A: Microsoft's Windows OS has a long list of keyboard shortcuts to increase user efficiency and provide alternative input mechanisms for basic program functionality. Like most major applications, Microsoft Outlook uses Windows keyboard shortcuts for specific Outlook functionality and interface manipulation.
Microsoft has literally hundreds of keyboard shortcuts for Outlook! Many of the shortcuts are navigational, such as moving between or jumping to a specific folder (e.g., Ctrl + 1 for Mail, Ctrl + 2 for Calendar).
One keyboard shortcut that has always been mildly confusing to me is the one to initiate a Send and Receive in Outlook. I consider the Send and Receive command a form of refresh for email folders. In many Microsoft applications, F5 is commonly used to refresh the current interface and its rendered content. But in Outlook, F9 has always been the shortcut key to launch a manual Send and Receive request.
Here are a few keyboard shortcuts I use in Outlook that aren't as common as, say, Alt + S to send a message or Ctrl + N to create a new item.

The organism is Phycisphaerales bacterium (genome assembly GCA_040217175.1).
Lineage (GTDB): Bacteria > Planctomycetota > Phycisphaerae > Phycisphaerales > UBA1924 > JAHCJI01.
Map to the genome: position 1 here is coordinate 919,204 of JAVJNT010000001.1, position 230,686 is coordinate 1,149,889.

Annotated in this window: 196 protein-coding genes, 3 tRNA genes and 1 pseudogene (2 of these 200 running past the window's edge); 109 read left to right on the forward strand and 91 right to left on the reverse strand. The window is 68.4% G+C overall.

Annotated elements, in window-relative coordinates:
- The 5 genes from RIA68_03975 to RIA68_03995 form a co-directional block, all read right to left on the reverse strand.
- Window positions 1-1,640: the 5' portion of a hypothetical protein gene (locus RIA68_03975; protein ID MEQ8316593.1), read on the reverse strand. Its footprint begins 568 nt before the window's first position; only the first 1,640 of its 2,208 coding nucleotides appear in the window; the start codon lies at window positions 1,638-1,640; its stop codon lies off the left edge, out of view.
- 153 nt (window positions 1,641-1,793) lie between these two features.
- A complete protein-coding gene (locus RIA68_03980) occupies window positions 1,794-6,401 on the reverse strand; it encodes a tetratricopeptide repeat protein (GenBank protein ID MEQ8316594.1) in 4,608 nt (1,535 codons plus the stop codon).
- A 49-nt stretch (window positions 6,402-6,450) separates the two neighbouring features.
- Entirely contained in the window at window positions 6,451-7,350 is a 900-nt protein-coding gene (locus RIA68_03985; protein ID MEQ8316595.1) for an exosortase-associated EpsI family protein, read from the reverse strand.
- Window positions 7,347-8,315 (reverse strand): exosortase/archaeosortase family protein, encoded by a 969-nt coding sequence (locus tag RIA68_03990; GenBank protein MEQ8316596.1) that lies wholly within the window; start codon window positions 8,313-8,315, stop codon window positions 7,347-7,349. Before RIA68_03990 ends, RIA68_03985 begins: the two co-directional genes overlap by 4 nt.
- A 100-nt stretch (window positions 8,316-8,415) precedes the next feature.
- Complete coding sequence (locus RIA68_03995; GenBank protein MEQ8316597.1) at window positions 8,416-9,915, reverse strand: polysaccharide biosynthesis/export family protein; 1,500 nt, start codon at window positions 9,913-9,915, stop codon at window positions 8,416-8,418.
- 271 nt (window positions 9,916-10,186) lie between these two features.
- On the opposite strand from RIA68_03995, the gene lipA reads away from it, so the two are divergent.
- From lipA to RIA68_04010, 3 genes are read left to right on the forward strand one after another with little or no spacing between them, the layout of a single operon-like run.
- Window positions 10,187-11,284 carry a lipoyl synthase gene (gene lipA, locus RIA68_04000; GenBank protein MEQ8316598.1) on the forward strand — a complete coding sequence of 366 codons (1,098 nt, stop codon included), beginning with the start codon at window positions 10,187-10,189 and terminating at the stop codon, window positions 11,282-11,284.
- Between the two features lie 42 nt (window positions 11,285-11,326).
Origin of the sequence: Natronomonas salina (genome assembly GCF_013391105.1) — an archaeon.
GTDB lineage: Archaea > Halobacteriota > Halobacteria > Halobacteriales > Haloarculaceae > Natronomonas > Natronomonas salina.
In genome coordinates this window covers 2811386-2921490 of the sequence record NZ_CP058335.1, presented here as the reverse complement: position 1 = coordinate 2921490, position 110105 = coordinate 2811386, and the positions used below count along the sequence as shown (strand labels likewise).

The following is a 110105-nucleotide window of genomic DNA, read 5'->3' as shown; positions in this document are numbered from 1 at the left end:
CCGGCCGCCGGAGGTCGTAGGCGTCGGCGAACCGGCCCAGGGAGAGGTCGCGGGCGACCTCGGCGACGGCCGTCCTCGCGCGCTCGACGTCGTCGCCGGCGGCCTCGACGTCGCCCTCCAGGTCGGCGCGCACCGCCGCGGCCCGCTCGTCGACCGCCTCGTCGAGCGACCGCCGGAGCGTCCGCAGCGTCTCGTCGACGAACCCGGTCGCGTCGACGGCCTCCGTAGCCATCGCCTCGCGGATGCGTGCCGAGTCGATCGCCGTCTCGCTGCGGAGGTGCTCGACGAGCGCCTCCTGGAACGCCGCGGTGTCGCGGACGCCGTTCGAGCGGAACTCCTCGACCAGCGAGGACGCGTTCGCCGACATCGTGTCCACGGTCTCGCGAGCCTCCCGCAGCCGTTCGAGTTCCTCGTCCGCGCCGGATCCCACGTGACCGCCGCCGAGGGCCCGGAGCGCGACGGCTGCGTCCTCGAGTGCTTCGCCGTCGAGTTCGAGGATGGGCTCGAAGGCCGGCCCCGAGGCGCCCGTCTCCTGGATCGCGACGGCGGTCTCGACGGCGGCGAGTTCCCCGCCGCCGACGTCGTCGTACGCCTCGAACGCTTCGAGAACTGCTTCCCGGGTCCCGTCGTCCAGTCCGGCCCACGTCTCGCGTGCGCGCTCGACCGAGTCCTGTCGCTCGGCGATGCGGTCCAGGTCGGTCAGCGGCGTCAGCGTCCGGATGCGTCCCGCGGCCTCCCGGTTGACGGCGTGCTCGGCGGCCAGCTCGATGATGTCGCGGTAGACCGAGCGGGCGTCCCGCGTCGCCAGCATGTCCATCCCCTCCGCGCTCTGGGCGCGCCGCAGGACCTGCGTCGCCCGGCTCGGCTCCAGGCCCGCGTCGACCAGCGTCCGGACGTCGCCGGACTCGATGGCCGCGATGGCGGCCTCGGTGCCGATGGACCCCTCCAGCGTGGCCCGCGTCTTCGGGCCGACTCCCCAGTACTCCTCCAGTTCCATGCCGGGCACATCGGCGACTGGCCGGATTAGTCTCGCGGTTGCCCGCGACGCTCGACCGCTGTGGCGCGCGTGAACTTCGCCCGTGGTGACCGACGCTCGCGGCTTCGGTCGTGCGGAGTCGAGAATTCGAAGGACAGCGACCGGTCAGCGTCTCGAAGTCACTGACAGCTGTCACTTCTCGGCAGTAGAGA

Wherever you are in Outlook, you can easily launch the New Search Folder window by selecting Ctrl + Shift + P. I prefer keyboard shortcuts I can select with one hand, such as Ctrl + C to copy and Ctrl + V to paste. I use very few that need three keys and both hands; however, I use search folders a lot and this keyboard shortcut is one I favor.
When you're within the Calendar view in Outlook, the interface offers Day, Work Week (in Outlook 2010), Week, and Month views of the calendar. You can also get a 10-day view with a simple keyboard shortcut. With a day selected in the Outlook calendar, it's a simple Alt + 0 to render a 10-day view starting with the day that was highlighted. In fact, you can view any number of days from 1 through 10 by using Alt plus the number of days you want to see. For example, Alt + 8 shows a view of 8 days in your Outlook Calendar. If you're displaying multiple calendars, this setting applies to all of them simultaneously.
If you code simple macros or work in Visual Basic for Applications through Outlook, you probably use Alt + F11 to launch the Visual Basic Editor within Outlook. The Visual Basic Editor opens up to the same file (if any, and if available) that was accessed when it was last closed.
Microsoft publishes a formal list of keyboard shortcuts for different versions of Microsoft Outlook. You can expand the categories of shortcuts and print their pages for a complete reference.